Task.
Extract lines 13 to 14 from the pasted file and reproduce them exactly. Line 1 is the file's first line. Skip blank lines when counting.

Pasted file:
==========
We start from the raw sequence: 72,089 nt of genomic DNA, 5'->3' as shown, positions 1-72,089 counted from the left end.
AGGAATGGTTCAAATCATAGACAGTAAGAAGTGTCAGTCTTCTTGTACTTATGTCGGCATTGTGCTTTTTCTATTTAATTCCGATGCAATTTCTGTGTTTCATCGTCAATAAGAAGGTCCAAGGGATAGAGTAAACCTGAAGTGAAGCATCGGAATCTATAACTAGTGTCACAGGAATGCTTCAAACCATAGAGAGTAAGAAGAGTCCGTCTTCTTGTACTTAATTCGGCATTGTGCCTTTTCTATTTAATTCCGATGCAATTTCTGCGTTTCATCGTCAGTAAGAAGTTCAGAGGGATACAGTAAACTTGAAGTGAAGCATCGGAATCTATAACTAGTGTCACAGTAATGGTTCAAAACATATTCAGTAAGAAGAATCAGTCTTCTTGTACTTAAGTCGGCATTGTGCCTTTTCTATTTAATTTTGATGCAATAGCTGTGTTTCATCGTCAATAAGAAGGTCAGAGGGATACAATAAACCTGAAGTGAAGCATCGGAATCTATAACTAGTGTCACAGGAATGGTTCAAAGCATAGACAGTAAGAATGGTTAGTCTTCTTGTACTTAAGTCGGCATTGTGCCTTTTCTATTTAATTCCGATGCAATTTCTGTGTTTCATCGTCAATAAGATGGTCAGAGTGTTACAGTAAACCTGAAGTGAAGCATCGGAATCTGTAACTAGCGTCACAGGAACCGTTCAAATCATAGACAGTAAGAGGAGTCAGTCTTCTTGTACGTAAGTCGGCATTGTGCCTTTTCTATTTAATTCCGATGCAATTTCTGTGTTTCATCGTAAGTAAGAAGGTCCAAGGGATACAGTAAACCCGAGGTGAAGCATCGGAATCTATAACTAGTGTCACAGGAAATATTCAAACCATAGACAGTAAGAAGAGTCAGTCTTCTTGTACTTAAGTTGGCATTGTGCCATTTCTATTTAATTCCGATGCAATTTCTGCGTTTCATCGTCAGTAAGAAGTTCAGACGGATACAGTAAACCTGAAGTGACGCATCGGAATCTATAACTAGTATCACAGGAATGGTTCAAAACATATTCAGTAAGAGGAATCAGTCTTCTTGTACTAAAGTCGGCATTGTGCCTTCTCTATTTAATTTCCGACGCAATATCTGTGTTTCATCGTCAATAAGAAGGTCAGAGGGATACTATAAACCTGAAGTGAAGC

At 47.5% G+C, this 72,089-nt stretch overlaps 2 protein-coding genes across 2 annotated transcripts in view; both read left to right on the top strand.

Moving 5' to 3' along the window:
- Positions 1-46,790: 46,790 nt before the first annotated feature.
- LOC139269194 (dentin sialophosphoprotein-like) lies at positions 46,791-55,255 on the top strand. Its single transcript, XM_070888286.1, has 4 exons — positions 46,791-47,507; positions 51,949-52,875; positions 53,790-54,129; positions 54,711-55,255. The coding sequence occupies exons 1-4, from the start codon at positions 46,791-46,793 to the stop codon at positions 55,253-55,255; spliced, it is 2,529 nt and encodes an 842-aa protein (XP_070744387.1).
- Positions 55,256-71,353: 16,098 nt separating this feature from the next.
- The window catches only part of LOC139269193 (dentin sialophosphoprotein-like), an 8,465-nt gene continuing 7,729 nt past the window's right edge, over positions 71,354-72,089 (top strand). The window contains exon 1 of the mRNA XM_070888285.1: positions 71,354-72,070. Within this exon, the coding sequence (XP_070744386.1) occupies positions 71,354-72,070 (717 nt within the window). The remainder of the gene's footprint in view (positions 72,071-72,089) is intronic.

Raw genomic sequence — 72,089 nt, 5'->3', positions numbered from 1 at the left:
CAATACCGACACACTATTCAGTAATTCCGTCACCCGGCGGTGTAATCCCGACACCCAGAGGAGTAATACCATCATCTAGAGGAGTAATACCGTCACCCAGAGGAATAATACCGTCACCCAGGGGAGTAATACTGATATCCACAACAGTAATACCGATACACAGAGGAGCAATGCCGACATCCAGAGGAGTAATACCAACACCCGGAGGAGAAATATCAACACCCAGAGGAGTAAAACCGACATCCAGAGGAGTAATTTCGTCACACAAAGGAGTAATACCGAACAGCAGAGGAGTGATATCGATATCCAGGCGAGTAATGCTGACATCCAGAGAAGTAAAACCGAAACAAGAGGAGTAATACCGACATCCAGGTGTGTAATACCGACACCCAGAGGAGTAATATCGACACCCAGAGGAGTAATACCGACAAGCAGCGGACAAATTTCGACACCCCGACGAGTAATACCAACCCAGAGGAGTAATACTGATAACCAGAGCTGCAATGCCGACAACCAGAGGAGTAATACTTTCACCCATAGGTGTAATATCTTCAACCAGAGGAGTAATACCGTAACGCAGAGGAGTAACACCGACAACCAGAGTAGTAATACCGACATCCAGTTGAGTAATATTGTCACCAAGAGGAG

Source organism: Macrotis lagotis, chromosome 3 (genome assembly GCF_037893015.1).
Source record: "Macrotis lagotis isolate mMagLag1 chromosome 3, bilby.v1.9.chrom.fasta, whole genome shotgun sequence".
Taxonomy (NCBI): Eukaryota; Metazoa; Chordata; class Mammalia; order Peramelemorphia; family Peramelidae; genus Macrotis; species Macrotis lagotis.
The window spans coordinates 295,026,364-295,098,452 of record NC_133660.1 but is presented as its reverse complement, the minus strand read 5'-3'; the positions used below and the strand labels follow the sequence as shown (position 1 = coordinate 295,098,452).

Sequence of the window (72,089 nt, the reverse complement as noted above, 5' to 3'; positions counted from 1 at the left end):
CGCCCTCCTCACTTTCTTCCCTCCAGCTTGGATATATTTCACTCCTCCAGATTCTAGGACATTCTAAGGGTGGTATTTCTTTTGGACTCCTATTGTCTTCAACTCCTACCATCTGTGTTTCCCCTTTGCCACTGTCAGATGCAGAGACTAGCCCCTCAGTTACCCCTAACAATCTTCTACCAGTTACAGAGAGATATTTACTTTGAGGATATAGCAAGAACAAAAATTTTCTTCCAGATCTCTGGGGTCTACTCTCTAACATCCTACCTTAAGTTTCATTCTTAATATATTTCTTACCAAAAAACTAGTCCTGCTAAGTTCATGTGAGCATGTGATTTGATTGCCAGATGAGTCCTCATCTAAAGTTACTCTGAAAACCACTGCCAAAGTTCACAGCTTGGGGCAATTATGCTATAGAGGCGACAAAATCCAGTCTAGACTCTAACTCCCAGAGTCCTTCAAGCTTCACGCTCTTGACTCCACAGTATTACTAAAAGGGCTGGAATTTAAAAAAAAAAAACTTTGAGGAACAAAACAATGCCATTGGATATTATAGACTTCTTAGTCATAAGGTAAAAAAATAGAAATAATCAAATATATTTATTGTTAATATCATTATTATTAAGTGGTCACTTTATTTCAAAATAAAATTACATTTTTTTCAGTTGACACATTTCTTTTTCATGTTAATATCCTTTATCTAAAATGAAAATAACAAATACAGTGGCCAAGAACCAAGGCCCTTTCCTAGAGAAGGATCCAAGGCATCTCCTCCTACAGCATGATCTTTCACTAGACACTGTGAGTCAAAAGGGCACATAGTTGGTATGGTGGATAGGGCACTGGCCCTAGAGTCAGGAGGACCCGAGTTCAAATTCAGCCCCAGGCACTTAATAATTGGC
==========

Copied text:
Taxonomy (NCBI): Eukaryota; Metazoa; Chordata; class Mammalia; order Peramelemorphia; family Peramelidae; genus Macrotis; species Macrotis lagotis.
The window spans coordinates 295,026,364-295,098,452 of record NC_133660.1 but is presented as its reverse complement, the minus strand read 5'-3'; the positions used below and the strand labels follow the sequence as shown (position 1 = coordinate 295,098,452).